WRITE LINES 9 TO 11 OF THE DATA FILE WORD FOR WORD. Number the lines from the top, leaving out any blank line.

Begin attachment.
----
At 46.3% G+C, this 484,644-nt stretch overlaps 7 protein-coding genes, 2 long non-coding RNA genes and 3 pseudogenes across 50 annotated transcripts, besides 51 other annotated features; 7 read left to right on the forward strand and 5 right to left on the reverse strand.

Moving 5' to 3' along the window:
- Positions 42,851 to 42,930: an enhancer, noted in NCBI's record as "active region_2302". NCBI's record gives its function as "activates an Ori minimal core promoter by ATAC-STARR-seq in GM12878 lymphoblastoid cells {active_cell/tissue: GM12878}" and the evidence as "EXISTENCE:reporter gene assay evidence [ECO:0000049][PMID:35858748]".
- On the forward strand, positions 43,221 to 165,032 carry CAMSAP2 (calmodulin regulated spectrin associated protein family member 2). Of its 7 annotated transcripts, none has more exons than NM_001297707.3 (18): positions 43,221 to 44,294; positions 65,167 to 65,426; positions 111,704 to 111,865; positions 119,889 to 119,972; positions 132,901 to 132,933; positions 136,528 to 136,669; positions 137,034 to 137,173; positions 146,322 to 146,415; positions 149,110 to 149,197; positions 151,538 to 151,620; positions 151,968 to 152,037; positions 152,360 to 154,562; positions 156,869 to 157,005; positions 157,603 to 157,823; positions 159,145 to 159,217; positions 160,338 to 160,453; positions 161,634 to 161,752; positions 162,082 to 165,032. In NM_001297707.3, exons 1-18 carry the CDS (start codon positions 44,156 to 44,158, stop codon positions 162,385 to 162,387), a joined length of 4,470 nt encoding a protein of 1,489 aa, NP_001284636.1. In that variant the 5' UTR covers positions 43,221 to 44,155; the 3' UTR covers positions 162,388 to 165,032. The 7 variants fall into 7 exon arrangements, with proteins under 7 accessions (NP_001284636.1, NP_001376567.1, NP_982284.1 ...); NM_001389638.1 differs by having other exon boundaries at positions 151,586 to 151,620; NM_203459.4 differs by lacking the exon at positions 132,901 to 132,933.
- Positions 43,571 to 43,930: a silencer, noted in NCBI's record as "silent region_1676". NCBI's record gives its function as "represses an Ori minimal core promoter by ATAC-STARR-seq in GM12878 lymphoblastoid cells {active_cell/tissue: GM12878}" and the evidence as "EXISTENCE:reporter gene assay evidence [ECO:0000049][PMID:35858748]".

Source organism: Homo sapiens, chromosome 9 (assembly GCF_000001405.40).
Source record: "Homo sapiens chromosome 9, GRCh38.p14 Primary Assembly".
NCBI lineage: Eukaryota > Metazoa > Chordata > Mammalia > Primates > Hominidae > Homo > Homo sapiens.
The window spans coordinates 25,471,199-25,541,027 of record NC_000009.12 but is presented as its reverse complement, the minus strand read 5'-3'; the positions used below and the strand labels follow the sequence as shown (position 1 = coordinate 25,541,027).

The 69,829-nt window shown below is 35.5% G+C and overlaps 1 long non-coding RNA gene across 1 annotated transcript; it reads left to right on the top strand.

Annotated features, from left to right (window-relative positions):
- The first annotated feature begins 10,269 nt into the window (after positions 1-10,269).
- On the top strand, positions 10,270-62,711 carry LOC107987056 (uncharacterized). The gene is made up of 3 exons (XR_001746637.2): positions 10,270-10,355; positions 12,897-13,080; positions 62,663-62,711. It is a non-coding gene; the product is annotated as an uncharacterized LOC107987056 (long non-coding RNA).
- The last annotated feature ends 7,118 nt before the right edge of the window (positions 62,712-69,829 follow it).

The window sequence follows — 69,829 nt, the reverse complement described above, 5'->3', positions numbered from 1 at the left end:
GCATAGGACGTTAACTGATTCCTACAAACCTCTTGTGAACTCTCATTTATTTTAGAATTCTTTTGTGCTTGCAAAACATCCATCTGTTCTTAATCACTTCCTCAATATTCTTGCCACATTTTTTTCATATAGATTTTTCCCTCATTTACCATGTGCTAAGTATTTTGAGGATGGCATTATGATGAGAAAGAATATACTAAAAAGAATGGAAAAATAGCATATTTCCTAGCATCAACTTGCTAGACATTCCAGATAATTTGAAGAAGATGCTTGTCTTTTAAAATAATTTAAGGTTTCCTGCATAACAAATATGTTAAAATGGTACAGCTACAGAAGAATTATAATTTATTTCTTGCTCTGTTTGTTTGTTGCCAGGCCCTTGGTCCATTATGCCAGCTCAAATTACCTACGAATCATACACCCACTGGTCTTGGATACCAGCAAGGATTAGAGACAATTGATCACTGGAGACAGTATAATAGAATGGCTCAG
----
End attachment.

The window spans coordinates 25,471,199-25,541,027 of record NC_000009.12 but is presented as its reverse complement, the minus strand read 5'-3'; the positions used below and the strand labels follow the sequence as shown (position 1 = coordinate 25,541,027).

The 69,829-nt window shown below is 35.5% G+C and overlaps 1 long non-coding RNA gene across 1 annotated transcript; it reads left to right on the top strand.

Annotated features, from left to right (window-relative positions):